At the end of the evening, I was a bit disappointed that I hadn’t had a chance to meet more people. At that point, the round-faced lady came over and sat down next to me. She asked me all kinds of questions and we ended up hugging each other good-bye. I found out she was diabetic and had nearly lost her eyesight. (We never know what people have endured when we make those first impressions.) She saved the evening for me from the new friend perspective, but then a lady from the other end of the table approached me. She said, “You look just like a former colleague of mine.” I never know what that means. Was this colleague a dog? She couldn’t remember the woman’s name, and it was only relevant because I discovered that we were both former teachers from Michigan and only lived a few miles from one another. We both agreed that it was a shame we couldn’t have chatted but that we would be in touch. Her impression of me was obviously colored by her relationship with her former colleague, which speaks to my point about how our impressions can be mixed with people or experiences from our past. 

     At a luncheon last week, a woman whom I had met briefly at another function sat down next to me, and laughed when she called me “Sexpot.” Boy, we never know how we are impressing people. “Daisy Mae,” “Sexpot,” “Colleague.” Hmm. “Round face,” “attractive,” “humble.” We tend to label people in our memories for various reasons. Whatever other impressions I may have made, I hope the names I’m called at the next party are as funky. What names would people call you?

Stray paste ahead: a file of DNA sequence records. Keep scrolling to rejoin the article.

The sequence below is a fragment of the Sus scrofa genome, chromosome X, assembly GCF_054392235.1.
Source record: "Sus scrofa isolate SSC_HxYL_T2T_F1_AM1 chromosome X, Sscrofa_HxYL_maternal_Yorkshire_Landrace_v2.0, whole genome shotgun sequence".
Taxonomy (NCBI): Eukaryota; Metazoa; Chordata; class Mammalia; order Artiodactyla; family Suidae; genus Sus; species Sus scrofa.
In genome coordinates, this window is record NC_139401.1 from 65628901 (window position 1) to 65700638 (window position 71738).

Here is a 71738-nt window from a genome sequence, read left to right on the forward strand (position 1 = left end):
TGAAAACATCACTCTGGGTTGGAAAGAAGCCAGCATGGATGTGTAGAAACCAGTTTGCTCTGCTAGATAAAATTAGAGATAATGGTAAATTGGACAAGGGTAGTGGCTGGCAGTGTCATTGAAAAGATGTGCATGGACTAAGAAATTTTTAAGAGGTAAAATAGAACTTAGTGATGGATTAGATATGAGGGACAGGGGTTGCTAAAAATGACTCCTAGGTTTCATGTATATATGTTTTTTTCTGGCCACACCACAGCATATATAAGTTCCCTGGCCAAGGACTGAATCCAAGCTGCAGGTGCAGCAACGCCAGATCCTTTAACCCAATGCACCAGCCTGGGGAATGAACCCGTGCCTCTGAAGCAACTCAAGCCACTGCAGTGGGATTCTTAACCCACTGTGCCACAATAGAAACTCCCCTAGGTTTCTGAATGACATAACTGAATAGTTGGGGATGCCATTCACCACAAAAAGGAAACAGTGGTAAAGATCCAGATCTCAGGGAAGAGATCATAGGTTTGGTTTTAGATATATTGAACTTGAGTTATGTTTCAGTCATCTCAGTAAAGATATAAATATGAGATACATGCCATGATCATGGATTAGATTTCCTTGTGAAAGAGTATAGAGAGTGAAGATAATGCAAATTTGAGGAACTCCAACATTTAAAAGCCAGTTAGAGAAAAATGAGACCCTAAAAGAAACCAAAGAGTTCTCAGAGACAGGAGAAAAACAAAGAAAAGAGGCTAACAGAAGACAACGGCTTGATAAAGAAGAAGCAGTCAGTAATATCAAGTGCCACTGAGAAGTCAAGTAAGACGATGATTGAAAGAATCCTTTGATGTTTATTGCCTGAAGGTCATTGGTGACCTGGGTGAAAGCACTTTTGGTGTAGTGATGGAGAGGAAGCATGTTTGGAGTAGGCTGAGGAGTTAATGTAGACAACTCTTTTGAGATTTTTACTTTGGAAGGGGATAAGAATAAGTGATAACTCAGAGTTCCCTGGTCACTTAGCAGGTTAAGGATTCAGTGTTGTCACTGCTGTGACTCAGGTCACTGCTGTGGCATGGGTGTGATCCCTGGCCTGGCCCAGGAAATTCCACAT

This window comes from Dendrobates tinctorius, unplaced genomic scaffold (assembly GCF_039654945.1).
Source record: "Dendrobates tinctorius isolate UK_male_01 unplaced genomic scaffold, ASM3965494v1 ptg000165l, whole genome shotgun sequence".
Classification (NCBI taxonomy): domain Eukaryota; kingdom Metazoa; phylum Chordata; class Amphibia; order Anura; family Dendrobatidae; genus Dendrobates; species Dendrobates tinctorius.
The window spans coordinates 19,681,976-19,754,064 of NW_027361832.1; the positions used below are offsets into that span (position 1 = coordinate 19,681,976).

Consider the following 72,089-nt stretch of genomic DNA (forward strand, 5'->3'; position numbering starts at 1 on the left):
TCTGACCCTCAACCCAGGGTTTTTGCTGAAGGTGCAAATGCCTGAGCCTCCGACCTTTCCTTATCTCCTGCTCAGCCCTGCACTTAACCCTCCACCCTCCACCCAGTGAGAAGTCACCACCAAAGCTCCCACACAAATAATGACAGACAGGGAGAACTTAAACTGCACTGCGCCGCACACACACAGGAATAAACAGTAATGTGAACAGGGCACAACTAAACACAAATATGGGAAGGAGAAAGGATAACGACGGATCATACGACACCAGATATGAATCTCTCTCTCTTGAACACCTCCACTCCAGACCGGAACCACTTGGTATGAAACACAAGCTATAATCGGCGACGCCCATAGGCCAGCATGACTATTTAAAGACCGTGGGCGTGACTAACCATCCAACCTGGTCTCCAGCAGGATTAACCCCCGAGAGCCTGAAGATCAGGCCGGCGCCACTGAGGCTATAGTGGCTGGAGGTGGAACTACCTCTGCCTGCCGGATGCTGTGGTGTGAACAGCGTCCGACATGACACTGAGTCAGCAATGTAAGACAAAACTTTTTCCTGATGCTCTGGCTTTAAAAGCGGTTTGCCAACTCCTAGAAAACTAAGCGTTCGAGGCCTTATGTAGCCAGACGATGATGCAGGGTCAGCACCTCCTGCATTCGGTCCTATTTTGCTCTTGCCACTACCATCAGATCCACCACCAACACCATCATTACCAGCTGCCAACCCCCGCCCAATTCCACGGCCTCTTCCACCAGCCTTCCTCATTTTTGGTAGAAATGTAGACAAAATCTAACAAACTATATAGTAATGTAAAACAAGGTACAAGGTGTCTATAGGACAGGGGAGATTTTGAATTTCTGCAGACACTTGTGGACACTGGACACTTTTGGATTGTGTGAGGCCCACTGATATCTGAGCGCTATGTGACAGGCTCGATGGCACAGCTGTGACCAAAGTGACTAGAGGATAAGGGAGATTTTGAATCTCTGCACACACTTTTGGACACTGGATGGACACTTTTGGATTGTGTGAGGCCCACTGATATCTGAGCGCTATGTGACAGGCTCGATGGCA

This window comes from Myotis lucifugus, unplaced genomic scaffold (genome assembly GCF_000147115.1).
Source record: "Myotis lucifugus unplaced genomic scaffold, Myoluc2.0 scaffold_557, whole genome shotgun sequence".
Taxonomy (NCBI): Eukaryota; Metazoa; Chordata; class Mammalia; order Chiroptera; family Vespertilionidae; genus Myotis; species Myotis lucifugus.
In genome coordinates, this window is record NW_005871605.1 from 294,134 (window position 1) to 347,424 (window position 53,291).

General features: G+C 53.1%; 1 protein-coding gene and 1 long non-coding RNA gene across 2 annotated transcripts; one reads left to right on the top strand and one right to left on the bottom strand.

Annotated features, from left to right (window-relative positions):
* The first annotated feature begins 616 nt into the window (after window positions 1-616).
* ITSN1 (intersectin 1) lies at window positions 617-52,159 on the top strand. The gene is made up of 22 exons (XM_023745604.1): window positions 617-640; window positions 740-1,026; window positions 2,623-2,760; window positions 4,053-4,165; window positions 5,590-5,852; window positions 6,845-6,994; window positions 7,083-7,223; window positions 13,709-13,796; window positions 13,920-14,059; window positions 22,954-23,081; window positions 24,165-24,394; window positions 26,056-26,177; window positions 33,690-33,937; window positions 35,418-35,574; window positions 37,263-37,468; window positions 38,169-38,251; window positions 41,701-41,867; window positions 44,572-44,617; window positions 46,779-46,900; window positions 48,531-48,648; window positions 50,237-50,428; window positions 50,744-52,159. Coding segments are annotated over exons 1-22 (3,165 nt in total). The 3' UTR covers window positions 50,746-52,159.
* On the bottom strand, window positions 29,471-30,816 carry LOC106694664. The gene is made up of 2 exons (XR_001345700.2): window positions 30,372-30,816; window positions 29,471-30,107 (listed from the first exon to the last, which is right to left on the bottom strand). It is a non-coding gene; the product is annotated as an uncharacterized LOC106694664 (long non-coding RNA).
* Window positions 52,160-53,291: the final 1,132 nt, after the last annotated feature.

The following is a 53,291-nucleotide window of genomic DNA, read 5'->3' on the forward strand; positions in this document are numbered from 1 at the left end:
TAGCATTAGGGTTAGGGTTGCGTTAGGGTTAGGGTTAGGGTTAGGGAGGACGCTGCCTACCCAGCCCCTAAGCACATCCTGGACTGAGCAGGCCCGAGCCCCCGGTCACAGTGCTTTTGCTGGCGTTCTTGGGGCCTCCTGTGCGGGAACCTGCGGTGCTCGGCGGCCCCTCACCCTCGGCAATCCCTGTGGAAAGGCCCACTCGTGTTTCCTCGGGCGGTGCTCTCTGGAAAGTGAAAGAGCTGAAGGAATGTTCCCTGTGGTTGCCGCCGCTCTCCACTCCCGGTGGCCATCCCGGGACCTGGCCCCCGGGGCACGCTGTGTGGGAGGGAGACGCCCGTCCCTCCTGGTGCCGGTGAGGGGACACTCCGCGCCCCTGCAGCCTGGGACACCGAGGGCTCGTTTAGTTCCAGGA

On the way home with our friends, we talked about how most of these people are retired and many of them were “someones” in their past lives, but now that we’re all here, we don’t flaunt our titles or successes. No one cares. We’re all here to just enjoy ourselves and have a good time. This is a good thing, but I don’t completely agree that people’s pasts don’t go into that first impression. 

      When you move to a new state where many others have moved from other states, there are “impressions” we have based on where they lived. New York conjures up a certain profile in my mind based on my experiences with New Yorkers, and as I used to live in California, I have impressions and memories of people I met there that play into my reactions when I meet someone from let’s say San Diego or San Francisco. So what’s the point? Maybe others react to me the way I do to them. Maybe the Michigan image conjures up the Detroit ghetto or the U of M Wolverines. Maybe my blond hair and hobo blouse conjure up comic strips characters. Maybe the colleague looked like a sleeze or a move star. Who knows? It’s all so fascinating, n’est-ce pas?



Saturday, September 24, 2016